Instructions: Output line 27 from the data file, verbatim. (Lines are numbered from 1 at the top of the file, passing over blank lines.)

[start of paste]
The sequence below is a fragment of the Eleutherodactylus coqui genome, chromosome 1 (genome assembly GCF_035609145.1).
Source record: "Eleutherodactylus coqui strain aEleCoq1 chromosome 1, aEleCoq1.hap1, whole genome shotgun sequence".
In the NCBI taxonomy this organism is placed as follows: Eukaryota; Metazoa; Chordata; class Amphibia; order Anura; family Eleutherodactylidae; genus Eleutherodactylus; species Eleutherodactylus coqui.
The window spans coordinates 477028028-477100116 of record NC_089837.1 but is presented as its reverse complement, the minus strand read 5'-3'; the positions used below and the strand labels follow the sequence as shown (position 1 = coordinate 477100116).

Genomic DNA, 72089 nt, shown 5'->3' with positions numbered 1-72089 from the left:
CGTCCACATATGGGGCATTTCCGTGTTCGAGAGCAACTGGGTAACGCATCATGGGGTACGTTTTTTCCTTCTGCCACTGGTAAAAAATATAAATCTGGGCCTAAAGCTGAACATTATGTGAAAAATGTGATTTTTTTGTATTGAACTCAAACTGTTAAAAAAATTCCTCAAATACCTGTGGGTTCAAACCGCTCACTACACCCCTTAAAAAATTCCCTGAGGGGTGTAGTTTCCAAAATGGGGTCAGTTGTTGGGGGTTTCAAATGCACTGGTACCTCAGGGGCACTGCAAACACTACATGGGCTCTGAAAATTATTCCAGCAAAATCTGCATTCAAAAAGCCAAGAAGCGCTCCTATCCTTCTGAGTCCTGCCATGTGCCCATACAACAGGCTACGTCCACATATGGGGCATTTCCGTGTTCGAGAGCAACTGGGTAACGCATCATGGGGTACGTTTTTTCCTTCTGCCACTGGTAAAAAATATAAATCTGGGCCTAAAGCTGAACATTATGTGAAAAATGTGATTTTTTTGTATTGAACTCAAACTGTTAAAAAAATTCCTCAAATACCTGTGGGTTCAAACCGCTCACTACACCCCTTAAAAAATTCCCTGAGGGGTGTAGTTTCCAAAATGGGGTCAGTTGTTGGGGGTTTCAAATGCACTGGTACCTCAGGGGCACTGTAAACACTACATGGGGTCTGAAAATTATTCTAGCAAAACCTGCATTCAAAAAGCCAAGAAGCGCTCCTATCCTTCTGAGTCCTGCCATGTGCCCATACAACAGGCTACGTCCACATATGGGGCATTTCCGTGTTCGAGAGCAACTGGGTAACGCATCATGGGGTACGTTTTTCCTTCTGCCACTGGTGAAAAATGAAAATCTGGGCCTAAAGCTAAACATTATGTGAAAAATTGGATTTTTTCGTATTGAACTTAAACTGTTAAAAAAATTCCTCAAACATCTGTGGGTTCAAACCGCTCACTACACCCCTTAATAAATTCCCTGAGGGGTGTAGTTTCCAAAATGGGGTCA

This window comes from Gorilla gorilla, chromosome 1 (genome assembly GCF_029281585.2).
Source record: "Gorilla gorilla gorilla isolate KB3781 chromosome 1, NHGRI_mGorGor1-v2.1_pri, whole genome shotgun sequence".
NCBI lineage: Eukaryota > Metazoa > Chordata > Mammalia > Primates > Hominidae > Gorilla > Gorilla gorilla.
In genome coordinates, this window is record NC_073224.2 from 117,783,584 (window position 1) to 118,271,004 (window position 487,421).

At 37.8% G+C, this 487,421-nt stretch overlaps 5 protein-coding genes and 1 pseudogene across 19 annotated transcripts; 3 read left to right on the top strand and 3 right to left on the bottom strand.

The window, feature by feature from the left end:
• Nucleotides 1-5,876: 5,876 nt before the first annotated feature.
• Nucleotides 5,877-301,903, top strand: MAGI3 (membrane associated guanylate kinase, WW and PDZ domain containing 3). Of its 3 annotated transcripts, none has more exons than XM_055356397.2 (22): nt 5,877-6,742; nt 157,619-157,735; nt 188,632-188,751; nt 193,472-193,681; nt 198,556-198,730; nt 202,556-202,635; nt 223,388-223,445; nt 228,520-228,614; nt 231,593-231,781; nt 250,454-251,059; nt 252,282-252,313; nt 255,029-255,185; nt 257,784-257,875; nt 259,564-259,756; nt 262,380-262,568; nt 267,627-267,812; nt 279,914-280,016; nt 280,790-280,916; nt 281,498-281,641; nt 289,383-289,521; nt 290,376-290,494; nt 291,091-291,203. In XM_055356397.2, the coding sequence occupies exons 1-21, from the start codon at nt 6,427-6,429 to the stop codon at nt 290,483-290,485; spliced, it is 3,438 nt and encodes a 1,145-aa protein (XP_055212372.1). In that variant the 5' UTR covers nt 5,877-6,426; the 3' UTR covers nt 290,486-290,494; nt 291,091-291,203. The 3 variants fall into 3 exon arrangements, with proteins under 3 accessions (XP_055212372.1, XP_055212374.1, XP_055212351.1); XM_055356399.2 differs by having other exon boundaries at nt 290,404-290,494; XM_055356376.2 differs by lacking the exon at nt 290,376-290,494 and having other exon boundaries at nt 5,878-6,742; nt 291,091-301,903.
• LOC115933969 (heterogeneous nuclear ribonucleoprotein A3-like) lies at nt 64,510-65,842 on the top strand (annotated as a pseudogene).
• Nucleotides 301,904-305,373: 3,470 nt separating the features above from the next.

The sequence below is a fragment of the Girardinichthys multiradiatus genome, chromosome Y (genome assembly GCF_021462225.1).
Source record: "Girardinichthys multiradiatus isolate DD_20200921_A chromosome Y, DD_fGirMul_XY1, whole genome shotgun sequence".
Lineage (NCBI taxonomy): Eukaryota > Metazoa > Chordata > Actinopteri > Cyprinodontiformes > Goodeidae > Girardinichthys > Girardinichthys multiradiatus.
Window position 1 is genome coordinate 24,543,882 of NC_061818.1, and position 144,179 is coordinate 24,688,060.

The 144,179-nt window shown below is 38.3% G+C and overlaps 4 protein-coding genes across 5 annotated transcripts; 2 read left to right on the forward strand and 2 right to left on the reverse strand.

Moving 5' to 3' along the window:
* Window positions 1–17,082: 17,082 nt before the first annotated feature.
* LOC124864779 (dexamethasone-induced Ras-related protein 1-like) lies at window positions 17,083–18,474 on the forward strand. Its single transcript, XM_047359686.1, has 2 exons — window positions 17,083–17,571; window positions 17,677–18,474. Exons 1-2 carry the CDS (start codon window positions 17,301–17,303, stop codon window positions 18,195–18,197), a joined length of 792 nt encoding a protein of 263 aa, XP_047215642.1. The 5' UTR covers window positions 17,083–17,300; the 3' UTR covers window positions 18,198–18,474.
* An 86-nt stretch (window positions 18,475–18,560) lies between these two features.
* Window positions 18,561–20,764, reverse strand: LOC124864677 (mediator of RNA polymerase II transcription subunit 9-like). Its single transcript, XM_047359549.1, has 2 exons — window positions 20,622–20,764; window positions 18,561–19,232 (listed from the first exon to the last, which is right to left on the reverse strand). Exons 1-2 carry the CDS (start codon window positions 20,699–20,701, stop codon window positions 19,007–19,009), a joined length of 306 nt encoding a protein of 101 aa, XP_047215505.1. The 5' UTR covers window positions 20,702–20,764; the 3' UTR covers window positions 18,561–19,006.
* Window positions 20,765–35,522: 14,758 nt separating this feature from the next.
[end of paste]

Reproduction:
* Window positions 20,765–35,522: 14,758 nt separating this feature from the next.